Cask Ale is a relatively new phenomenon for South Africa. They are fermented in old barrels that have previously fermented liquors such as whisky, brandy or rum. At least that’s what we thought. We’re clearly not experts on all of this so asked Stephen Peel, Head Brewer at Shackleton Brewery and organizer of In The Shadow of Giants Cask Ale Festival what makes cask ale great. This was what he had to say.
- More complex flavours – “Real ale (cask ale) is a natural product brewed using traditional ingredients and left to mature in the cask (container) from which it is served in the pub through a process called secondary fermentation. It is this process which makes real ale unique amongst beers and develops the wonderful tastes and aromas which processed beers can never provide. Real ale is a natural, living product.” – CAMRA Guidelines (Campaign For Real Ale). Unlike draught beers, cask ale is unpasteurised and contains active yeast in each cask. This yeast adds a considerable amount of flavour and aroma to the beer which would have been lost if force carbonated like the standard keg beer.
- Lighter & more sessionable – Cask ale is renowned for its subtle carbonation and sessionable characteristics. Due to the secondary fermentation in the cask, the beer goes through a more gentle carbonation than the unnaturally ‘fizzy’ draught beer. Temperature is also a key factor in making cask ale more sessionable. Typically served between 10-14 degrees C, one is able to truly experience a lot more flavour than those beers served at ice cold temperatures.
- Care has gone into every pint – The process of producing draught ale and cask ale is much the same until the end of the fermentation. Draught beer will be dropped, carbonated and mostly filtered or pasteurised before going into a keg and off to its final destination. Cask ale however, takes a different route. The beer needs to condition (secondary fermentation) and settle out once arriving at the cellar from which it is served. The bar owner/cellarman will then vent the cask releasing CO2 and taste the ale ensuring it has the right clarity, flavour and carbonation. All this has to be done before the first pint of cask ale can be served. The beer is also tracked once the cask is open in order to ensure the ale being served is fresh.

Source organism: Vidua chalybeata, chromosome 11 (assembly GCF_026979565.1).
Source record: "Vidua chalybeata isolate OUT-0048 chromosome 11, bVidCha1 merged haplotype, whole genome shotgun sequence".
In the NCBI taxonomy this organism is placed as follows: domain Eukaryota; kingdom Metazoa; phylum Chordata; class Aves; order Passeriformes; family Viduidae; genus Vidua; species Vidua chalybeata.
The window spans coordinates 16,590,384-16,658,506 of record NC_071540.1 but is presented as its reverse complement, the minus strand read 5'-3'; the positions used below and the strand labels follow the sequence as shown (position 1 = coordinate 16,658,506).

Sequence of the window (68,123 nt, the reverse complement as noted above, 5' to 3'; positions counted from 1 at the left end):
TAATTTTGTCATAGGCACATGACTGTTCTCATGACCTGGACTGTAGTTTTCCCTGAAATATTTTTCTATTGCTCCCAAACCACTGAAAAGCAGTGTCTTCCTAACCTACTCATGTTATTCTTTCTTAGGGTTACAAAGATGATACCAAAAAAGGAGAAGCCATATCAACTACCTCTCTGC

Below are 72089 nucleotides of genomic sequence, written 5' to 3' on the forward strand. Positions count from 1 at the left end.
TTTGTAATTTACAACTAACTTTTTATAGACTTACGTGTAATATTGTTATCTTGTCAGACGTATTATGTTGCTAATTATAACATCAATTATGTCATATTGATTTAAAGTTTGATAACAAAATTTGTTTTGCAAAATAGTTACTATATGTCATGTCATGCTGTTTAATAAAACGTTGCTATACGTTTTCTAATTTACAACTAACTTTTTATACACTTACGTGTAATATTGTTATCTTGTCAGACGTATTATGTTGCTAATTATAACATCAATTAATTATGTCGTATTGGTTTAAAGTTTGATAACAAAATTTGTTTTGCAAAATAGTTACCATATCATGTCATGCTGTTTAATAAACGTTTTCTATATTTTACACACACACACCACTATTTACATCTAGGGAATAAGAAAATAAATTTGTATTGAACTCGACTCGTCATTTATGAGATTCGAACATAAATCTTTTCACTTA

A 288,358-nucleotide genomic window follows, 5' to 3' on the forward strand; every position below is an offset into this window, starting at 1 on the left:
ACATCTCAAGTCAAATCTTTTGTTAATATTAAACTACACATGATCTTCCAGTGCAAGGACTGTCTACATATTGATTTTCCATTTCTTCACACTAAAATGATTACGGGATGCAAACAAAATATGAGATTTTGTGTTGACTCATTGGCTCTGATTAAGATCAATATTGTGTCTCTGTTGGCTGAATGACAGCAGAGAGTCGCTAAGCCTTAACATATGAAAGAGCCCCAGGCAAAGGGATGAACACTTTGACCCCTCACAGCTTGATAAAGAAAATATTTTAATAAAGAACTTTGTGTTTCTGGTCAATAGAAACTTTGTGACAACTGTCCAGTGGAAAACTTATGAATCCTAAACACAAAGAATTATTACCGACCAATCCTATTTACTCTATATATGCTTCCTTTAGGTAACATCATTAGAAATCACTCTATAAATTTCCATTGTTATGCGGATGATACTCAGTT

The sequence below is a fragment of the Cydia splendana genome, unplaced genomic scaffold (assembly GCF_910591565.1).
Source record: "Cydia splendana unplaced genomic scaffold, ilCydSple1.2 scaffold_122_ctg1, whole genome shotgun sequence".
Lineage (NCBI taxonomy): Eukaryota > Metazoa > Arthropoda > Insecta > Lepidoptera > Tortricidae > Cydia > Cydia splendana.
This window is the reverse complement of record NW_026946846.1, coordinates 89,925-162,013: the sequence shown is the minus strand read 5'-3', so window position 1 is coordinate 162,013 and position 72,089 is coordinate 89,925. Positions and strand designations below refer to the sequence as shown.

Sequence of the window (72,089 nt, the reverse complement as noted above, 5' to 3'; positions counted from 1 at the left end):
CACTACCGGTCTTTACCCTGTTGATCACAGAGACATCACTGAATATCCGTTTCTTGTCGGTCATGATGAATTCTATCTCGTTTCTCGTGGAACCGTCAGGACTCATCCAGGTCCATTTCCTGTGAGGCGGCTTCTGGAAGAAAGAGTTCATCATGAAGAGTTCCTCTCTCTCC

- Traditionally satisfying – There is something about producing and serving beer the same way people have for centuries. The beer can be tapped either directly from the cask or through the beer engine. Beer engines/hand pull taps are designed to draw the beer from the cask in the cellar below. This requires no additional gas, coolers or electricity. When you find yourself experiencing the next season of load-shedding, make sure to find a pub with cask ale.
- Uncharted in SA – Cask ale in South Africa is by no means a “new” thing. This form of real ale has been around for centuries and has been, for the most part, replaced by draught beer. Currently, there are only a handful of breweries experimenting with cask ales. The South African craft beer scene is booming and one can expect those amazing craft ales to be put in cask soon.
If that hasn’t convinced you, here is our video from the first Shadow of Giants Cask Ale Festival. It’s a great way to try a whole lot of barrel aged beer on top of being just an excellent way to spend an afternoon.
This time round you can expect to see the following breweries bringing something interesting to the Festival:
- Shackleton Brewing Co
- Swifty’s Bru
- Old Potter’s Inn & Brewhouse
- Afro Caribbean Brewing Co
- The Kennel Brewery
- Devils’ Peak Brewing Co
- Atlantic Storm Brewing Co
- Dissident Brewing Co
Now, we’ve been given two pairs of tickets to give away. To enter:
- Make sure you Like the Barley&Hops Facebook Page (we like to give stuff away).
- Head over to this Facebook post.
- Tag the brewery you’re looking forward to seeing.
- Tag your mate you would like to spend the afternoon sinking beers with.
Alternatively, tickets are available from Webtickets.
We will select a winner on the 27th of August. Good luck!